CFPB Lays Out Possible Counter to Fifth Circuit Funding Decision
Source: American Banker
An appeals court ruling last week on the Consumer Financial Protection Bureau's funding structure is already threatening the agency's ability to enforce its rules.
One day after the U.S. Court of Appeals for the Fifth Circuit found the CFPB's funding structure to be unconstitutional, TransUnion used the decision to bolster its request for a dismissal of charges leveled by the bureau.
In its response to TransUnion, the CFPB argued that the Fifth Circuit's decision had no basis in case law, as no other ruling has challenged Congress's ability to authorize spending by statute rather than appropriation. The court's ruling also does not "make sense on its own terms," the CFPB wrote, noting that, contrary to the Fifth Circuit's interpretation, Congress is able to oversee how the bureau spends money through statutory supervision provisions.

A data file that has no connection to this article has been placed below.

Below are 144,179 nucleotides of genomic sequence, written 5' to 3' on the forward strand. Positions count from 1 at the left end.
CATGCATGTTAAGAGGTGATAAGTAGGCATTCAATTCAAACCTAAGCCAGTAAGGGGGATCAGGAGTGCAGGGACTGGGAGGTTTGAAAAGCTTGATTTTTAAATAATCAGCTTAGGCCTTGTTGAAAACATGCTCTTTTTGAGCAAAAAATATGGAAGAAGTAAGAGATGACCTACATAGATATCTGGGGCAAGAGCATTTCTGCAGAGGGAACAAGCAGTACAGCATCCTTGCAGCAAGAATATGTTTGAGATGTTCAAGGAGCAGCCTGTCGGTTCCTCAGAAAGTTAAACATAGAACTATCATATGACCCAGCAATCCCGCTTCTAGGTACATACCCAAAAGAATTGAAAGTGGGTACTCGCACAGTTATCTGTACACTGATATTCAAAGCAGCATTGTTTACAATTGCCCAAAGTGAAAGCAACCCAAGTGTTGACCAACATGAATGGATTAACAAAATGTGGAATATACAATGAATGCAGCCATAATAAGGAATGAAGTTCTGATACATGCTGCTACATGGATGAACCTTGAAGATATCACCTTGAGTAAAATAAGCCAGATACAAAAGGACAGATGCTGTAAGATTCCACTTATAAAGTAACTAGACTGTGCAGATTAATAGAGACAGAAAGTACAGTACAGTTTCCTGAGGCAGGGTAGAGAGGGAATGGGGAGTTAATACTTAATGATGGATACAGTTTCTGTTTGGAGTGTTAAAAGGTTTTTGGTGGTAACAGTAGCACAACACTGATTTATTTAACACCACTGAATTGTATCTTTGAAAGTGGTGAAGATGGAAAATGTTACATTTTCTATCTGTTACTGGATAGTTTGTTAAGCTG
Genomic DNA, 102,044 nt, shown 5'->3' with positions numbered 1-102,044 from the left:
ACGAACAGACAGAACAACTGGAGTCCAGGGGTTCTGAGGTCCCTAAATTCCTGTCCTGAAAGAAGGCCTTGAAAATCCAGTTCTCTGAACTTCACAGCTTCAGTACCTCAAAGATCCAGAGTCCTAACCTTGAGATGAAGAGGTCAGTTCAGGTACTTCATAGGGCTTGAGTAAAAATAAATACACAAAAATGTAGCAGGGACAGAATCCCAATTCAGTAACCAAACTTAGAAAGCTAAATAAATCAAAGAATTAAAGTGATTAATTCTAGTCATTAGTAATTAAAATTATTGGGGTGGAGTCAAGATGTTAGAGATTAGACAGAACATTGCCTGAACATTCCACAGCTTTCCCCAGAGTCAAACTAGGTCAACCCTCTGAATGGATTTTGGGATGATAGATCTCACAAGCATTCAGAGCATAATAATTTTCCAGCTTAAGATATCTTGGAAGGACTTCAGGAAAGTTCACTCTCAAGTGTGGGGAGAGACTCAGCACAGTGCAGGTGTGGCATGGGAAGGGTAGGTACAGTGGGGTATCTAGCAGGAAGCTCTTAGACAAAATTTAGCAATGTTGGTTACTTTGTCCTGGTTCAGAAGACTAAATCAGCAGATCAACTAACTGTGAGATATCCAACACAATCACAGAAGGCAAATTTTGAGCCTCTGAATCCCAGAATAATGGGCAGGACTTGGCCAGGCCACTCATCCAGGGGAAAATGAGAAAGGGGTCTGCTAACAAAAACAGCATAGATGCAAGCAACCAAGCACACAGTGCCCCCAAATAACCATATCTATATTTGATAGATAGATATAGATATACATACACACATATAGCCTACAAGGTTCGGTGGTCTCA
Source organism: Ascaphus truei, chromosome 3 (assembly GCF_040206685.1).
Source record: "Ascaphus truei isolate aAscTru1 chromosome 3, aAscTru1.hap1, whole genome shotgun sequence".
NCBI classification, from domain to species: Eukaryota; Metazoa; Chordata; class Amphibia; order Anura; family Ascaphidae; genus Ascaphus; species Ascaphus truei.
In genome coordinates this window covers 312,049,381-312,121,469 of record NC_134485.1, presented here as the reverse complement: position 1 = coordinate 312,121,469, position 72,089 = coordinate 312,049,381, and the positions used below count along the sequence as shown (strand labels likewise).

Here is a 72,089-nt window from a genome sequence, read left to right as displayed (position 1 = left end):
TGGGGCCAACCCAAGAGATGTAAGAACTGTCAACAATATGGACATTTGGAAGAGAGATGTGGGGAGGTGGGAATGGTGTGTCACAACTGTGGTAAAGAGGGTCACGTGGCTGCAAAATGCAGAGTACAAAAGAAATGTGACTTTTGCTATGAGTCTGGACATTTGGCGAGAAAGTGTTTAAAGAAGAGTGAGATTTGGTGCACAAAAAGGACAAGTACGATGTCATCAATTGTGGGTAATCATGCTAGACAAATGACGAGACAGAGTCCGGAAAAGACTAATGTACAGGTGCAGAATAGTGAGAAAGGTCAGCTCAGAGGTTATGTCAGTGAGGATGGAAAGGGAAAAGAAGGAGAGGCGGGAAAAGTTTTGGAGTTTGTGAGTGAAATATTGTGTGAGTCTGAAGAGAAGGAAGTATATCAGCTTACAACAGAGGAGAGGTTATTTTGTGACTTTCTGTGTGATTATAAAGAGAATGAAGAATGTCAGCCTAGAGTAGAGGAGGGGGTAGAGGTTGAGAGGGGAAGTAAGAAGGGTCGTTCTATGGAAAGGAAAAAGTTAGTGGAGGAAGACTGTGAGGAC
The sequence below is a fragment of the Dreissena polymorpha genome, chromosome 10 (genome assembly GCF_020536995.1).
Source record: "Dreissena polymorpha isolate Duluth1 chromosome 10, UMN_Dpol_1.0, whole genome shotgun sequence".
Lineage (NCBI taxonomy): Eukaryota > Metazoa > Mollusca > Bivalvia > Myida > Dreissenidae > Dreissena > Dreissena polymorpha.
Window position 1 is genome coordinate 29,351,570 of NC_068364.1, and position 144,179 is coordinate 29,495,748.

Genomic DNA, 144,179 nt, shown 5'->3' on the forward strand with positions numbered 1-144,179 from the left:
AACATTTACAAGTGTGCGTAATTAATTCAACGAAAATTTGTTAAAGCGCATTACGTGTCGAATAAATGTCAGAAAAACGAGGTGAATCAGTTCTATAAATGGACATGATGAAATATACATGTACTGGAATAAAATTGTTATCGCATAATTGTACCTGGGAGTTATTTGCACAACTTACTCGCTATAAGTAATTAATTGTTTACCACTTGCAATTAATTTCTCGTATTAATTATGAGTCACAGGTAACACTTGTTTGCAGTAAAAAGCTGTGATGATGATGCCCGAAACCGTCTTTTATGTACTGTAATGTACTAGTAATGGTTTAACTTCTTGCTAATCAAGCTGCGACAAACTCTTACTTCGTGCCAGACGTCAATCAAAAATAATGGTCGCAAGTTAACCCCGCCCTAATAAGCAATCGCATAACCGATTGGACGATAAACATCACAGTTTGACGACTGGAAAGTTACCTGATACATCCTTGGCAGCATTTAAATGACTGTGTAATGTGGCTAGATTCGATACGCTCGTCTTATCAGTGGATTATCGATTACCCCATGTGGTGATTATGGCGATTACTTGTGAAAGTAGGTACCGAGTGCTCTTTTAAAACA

The response also refutes several other claims made by the Fifth Circuit, including that the funding structure is "novel" and "unprecedented," noting that the Federal Reserve, Office of the Comptroller of the Currency and the Federal Deposit Insurance Corp. also are not funded through annual spending bills.
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